A judge in Indiana apparently believes the First Amendment's religious liberty clauses only protect majority faiths.
Marion County Superior Court Chief Judge Cale J. Bradford has drawn press attention for refusing to lift an order from a divorce decree barring Thomas E. Jones Jr. and his ex-wife Tammie U. Bristol from exposing their 9-year-old son to "non-mainstream" religious beliefs and rituals. Bradford's obstinance has prompted the Indiana Civil Liberties Union to ask the Indiana Court of Appeals to nullify Bradford's action.
Both parents, according to The Indianapolis Star, strenuously objected to Bradford's order that neither of them expose their son to Wicca, a Pagan religion that focuses on nature. Nonetheless, earlier this year Bradford refused to change the decree. According to the Star, Bradford based his action on a report from the state's Domestic Relations Counseling Bureau, which noted that the child attends a Catholic school. The report claimed the couple had displayed "little insight into the confusion these divergent belief systems will have upon (the boy) as he ages."
It's stunning that a judge, even one who deals in domestic law rather than constitutional issues, would either callously ignore the First Amendment or willfully flout the protection it offers to all religions, not just those celebrated by majorities.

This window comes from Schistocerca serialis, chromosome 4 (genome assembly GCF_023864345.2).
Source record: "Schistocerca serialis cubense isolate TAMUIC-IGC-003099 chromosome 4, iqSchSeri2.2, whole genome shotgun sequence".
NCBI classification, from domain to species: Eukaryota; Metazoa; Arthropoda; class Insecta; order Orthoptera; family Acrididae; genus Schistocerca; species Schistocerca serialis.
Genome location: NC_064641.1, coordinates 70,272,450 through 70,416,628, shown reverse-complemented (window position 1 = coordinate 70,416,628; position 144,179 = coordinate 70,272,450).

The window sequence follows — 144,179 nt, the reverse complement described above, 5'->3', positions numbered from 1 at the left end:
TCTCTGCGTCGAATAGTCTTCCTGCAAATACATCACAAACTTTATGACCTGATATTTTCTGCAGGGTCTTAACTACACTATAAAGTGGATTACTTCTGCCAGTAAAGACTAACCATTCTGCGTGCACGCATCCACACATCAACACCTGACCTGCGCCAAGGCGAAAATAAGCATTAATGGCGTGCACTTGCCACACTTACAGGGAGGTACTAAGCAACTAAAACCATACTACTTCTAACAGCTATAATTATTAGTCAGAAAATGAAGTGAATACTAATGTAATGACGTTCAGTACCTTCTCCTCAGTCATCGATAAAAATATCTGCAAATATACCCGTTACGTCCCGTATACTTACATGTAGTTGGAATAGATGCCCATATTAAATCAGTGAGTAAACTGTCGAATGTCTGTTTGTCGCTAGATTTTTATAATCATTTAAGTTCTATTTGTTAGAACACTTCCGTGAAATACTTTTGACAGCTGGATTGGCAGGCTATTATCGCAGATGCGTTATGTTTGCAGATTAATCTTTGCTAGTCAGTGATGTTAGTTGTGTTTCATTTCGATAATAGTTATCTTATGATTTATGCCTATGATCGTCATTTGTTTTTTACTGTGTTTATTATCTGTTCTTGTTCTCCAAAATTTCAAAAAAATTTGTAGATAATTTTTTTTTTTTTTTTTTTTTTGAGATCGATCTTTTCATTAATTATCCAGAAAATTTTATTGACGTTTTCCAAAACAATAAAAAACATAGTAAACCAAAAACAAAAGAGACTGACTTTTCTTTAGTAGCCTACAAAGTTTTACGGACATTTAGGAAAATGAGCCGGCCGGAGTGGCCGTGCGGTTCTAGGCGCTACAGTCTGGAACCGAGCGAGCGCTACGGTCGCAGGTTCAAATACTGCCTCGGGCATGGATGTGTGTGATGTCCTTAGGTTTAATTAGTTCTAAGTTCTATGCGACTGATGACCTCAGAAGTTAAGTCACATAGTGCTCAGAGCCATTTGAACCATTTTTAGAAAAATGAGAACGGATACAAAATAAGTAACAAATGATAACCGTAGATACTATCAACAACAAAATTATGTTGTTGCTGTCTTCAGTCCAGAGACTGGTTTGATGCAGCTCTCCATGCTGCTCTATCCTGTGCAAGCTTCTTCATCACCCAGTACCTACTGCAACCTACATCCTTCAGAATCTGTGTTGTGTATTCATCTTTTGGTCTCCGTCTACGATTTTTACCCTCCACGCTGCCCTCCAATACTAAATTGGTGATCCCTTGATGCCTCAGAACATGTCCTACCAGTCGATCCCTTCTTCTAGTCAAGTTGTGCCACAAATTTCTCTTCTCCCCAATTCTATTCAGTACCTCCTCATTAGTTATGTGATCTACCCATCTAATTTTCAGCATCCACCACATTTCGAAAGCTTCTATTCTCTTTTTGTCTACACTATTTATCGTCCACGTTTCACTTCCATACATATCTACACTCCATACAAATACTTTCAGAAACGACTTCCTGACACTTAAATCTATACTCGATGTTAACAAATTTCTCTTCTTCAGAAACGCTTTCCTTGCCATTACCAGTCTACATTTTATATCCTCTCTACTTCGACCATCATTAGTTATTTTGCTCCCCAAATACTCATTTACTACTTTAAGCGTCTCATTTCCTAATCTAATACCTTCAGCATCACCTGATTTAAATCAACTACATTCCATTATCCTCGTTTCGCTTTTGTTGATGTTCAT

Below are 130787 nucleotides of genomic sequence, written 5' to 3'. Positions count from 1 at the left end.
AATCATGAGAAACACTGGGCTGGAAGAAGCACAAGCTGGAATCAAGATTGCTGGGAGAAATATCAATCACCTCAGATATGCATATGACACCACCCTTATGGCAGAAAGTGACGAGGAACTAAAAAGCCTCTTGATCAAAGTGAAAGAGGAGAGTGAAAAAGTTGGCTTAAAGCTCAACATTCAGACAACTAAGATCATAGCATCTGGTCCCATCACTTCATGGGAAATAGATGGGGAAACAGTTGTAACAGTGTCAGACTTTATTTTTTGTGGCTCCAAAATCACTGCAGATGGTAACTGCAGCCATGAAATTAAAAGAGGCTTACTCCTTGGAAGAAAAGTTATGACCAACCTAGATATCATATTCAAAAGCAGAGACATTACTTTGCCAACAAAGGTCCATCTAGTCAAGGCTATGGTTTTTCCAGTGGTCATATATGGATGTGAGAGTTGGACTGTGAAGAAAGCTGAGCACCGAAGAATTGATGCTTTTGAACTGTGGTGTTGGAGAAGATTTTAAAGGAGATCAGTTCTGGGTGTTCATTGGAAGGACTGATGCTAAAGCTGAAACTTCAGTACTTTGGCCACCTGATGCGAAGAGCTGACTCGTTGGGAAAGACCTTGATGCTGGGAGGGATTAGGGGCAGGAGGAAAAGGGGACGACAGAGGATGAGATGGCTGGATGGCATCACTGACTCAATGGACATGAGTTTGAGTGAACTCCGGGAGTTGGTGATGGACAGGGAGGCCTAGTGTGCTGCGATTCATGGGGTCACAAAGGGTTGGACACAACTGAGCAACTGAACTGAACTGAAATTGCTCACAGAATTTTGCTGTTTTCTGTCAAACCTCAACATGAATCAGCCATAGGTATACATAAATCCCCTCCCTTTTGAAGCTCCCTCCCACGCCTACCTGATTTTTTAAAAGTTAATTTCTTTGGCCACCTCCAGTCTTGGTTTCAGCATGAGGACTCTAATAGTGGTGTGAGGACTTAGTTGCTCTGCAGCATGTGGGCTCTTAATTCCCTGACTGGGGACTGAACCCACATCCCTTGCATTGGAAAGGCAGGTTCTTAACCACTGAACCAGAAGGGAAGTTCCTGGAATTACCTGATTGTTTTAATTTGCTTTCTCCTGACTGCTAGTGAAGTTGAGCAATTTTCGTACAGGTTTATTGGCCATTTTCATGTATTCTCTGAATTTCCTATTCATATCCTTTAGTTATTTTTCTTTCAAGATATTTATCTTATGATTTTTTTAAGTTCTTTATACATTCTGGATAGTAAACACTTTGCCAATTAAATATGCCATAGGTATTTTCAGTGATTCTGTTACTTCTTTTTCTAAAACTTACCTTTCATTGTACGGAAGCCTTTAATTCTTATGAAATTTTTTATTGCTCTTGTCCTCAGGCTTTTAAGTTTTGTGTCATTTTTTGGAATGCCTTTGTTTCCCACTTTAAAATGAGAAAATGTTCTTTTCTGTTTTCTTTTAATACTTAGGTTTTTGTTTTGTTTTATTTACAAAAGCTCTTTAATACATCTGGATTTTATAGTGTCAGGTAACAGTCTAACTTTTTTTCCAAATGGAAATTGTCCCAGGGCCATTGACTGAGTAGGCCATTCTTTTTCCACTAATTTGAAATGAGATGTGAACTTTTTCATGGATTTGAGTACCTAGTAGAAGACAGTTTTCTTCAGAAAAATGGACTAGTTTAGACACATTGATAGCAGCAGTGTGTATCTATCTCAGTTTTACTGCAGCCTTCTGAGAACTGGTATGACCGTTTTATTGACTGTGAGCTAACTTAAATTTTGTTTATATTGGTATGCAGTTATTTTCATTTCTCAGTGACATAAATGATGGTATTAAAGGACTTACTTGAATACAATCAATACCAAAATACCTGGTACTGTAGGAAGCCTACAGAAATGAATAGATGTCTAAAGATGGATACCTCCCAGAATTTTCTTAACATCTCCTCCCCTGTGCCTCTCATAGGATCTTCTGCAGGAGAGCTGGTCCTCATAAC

In a highly pluralistic society such as ours, a narrow governmental definition of religion is unworkable. Indeed, constitutional scholars, as well as federal judges, have concluded as much.
The U.S. Supreme Court in 1925 ruled in Pierce v. Society of Sisters that a state law barring parents from sending their children to private religious schools violated the parents' liberties to worship God and to raise their children without unreasonable interference from the state.
In its 1961 Torcaso v. Watkins decision, the high court invalidated a portion of Maryland's Constitution requiring appointees to public office to declare a belief in God. Writing for the majority, Justice Hugo Black said that government can neither "aid all religions as against non-believers, and neither can aid those religions based on a belief in the existence of God as against those religions founded on different beliefs."
In a 1984 University of California Law Review article, Professor Kent Greenawalt wrote that, "No specification of essential conditions will capture all and only the beliefs, practices, and organizations that are regarded as religious in modern culture and should not be treated as such under the Constitution."
Bradford's action is contemptuous of the Constitution and based in bigotry. The Indiana Court of Appeals should quickly rectify the situation.